BH: What do you consider being successful in music means?
PF: It’s about being your own entity and not part of a sub-family. There can be a million producers. As great as it is, I don’t want to be one of a million kids making the same kind of style. I’d rather just be doing my own thing and enjoying it and also others enjoying it. I don’t want to go off on a bender and make music that no one’s going to like. I’ve definitely seen artists that do that that get frustrated. I just want to be making accessible music my listeners will appreciate and not be thrown off by. At the same time, be doing my own thing and have my own sound represent me rather than be represented by a bigger sound.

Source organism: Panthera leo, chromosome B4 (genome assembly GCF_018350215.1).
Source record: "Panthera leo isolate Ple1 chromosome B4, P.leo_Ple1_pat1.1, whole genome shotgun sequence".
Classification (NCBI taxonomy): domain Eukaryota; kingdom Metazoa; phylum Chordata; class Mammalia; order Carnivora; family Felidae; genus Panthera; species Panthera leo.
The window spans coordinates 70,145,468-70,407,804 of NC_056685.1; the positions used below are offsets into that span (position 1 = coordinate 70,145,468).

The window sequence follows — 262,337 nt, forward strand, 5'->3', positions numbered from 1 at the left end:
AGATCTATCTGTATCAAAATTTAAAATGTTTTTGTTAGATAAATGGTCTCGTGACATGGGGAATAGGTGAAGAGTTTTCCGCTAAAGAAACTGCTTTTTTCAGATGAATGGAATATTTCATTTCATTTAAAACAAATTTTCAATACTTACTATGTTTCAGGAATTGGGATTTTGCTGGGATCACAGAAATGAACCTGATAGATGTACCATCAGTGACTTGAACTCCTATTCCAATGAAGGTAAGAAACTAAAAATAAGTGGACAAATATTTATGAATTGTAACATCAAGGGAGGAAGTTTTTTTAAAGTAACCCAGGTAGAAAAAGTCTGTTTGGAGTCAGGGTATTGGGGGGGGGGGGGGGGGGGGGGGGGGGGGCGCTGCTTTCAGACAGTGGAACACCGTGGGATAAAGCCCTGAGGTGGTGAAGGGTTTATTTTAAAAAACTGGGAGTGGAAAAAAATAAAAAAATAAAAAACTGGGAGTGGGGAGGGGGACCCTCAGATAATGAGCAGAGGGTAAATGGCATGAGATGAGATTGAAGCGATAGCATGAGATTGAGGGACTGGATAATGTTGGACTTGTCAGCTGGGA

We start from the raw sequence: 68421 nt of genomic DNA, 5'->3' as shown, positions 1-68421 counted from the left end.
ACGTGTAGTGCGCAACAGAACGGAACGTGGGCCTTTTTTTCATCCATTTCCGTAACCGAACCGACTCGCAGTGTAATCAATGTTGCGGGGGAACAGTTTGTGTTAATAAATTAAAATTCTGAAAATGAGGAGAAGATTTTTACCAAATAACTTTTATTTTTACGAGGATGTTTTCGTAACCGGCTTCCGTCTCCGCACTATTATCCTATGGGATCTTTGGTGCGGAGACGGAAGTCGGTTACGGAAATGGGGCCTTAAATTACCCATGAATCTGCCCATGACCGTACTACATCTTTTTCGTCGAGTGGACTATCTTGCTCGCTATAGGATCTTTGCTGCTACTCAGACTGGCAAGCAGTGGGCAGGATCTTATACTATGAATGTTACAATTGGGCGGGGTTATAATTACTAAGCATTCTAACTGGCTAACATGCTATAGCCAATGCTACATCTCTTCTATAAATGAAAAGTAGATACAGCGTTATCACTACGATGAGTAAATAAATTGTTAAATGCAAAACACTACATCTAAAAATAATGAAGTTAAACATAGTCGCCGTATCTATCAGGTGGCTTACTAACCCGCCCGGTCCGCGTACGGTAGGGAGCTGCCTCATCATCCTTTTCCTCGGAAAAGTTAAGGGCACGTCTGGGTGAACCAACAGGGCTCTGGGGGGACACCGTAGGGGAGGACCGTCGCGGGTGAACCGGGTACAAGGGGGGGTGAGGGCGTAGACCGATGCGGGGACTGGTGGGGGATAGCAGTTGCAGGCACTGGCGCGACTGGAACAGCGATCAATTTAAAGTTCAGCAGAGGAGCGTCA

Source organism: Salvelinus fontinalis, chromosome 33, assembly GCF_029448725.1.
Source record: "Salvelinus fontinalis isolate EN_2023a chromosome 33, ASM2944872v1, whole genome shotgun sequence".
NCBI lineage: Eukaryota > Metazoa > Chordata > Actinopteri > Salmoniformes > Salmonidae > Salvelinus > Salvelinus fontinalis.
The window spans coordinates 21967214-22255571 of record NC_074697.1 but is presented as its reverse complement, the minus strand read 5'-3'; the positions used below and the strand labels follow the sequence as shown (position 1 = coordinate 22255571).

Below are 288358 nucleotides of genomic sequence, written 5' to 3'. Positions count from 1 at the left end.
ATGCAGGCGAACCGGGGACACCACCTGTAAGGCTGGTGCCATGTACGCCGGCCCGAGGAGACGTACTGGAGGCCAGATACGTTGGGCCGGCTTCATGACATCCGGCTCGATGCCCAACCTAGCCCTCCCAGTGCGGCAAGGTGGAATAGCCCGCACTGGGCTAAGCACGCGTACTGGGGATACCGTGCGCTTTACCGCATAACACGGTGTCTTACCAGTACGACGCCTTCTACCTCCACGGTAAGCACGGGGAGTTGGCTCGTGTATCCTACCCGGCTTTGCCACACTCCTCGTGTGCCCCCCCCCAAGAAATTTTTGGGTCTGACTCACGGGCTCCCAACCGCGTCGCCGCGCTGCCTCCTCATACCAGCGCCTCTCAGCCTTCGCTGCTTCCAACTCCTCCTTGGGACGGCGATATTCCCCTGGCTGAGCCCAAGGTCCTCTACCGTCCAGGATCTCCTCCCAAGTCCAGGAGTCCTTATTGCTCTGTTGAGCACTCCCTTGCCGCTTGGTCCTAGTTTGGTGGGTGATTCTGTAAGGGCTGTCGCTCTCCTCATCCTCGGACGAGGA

BH: Any words of advice to leave us with?
Be different. Try different stuff. I do try and see every one of my songs in a different light at some point, or try some technique that’s a little uncomfortable or a little strange to me. 9 out of 10 times you end up getting something really nice. Comfort is great, but being different will always produce something, good or bad, that’s different.